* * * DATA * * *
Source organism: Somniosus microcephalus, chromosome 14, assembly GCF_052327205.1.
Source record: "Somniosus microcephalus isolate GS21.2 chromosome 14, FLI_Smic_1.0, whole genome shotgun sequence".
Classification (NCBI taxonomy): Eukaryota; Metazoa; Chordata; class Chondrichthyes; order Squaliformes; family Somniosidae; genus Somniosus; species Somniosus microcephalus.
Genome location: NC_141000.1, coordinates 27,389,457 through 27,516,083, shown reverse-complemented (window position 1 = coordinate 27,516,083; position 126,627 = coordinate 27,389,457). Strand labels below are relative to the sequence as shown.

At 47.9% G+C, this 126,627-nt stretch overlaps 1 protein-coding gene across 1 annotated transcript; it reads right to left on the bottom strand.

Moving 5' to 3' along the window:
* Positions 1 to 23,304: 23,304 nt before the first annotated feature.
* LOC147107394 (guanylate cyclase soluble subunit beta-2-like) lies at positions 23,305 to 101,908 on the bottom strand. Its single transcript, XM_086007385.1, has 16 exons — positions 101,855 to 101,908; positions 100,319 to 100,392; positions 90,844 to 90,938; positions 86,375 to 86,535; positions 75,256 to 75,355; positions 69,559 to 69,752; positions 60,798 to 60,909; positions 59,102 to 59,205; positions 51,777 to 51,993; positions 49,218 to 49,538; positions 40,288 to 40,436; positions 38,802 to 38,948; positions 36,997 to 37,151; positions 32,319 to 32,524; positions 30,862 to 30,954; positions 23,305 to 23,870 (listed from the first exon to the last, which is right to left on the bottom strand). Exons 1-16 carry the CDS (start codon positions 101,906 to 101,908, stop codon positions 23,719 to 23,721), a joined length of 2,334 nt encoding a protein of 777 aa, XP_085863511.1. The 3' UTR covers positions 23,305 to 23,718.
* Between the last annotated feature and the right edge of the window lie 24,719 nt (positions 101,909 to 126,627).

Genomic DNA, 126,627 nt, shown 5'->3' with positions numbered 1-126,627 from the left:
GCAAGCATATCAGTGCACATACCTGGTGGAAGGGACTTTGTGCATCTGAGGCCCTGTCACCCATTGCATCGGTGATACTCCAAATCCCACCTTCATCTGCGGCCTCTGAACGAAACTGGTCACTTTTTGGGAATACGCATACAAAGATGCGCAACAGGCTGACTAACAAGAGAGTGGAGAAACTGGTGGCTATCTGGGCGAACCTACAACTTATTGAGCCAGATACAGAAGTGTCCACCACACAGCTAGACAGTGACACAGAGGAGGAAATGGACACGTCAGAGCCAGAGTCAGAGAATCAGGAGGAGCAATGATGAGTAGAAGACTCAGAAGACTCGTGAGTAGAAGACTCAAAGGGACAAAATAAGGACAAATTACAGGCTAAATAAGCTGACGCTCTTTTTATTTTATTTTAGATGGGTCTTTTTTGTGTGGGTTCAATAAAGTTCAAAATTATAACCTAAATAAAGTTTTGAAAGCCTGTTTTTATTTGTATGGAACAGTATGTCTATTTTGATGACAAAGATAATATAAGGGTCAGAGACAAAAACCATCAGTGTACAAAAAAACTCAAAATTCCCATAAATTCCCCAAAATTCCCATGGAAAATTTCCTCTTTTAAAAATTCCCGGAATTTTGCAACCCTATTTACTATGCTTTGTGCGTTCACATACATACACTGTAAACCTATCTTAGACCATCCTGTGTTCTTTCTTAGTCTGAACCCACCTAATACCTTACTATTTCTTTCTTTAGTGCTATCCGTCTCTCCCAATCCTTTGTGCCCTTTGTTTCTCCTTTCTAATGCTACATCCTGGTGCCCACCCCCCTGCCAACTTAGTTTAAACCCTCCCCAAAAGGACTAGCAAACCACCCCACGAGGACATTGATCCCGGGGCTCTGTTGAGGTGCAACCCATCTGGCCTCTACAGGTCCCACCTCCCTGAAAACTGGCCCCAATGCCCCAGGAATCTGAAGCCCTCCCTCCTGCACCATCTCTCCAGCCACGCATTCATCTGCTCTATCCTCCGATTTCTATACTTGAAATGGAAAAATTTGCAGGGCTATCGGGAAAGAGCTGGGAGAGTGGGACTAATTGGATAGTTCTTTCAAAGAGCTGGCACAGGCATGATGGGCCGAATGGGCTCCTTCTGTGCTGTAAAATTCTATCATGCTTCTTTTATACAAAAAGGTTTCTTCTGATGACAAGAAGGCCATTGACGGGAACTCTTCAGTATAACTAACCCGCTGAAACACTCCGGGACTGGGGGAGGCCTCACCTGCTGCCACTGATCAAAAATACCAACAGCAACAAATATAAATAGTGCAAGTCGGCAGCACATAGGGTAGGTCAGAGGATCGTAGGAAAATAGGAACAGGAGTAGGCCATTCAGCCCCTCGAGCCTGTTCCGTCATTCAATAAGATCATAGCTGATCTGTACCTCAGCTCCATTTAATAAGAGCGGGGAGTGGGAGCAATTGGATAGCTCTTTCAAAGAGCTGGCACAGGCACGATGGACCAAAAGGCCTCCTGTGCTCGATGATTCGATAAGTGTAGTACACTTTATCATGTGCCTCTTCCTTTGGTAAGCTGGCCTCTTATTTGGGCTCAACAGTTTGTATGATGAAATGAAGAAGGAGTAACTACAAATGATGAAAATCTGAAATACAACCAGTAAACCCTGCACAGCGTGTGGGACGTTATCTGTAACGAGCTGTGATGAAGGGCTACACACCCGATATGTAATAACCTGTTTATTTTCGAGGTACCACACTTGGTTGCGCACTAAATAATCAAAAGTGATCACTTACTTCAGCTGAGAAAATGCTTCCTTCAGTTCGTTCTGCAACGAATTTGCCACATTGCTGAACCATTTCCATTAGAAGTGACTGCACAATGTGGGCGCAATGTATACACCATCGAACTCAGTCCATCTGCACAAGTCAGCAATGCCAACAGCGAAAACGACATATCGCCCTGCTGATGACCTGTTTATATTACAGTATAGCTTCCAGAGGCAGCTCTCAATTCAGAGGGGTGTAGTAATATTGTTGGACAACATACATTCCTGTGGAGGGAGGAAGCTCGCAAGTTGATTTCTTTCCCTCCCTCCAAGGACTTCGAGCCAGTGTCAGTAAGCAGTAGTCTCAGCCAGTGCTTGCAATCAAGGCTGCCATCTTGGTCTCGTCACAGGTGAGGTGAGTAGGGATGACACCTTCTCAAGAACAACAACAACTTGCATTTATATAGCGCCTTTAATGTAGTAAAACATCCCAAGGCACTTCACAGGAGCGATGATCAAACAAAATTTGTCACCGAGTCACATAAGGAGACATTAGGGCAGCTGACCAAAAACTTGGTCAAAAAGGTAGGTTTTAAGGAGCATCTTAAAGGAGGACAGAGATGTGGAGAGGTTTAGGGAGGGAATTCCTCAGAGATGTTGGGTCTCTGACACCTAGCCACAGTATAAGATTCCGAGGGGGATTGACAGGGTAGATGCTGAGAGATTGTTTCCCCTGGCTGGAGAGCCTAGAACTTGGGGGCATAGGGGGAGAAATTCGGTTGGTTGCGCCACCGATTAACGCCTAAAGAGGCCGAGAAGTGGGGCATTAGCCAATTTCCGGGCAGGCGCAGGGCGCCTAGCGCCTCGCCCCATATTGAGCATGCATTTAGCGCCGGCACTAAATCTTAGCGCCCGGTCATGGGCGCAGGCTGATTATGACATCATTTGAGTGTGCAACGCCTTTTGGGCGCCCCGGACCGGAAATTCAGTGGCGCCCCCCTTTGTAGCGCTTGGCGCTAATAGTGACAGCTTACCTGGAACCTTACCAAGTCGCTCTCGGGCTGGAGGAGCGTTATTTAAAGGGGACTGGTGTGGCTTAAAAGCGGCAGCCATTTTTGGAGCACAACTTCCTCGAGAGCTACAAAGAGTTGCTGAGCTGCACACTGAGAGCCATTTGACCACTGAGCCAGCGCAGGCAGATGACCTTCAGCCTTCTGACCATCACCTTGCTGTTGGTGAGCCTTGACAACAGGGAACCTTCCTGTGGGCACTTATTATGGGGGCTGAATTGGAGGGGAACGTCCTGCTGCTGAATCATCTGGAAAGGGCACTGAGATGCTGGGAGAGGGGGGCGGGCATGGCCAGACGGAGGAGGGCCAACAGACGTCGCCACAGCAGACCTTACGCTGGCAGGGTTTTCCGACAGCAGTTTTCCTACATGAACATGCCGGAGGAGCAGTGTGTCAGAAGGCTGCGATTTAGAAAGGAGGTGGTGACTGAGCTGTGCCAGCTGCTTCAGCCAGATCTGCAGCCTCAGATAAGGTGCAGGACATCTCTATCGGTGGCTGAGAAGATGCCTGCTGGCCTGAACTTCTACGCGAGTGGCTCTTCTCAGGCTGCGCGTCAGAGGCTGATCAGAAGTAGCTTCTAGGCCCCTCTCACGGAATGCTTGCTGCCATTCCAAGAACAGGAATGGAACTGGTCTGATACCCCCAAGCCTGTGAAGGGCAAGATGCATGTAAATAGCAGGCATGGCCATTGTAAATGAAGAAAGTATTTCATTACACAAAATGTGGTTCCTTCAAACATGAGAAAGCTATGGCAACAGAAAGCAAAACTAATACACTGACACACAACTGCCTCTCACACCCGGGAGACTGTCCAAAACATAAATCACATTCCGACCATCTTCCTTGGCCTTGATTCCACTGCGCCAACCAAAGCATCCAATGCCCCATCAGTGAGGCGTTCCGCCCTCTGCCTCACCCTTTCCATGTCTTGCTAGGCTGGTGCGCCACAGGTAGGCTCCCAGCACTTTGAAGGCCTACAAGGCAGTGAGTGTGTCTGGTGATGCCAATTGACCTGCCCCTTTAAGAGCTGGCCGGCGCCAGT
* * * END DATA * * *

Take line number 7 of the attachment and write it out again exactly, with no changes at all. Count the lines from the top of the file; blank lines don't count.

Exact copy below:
* Positions 1 to 23,304: 23,304 nt before the first annotated feature.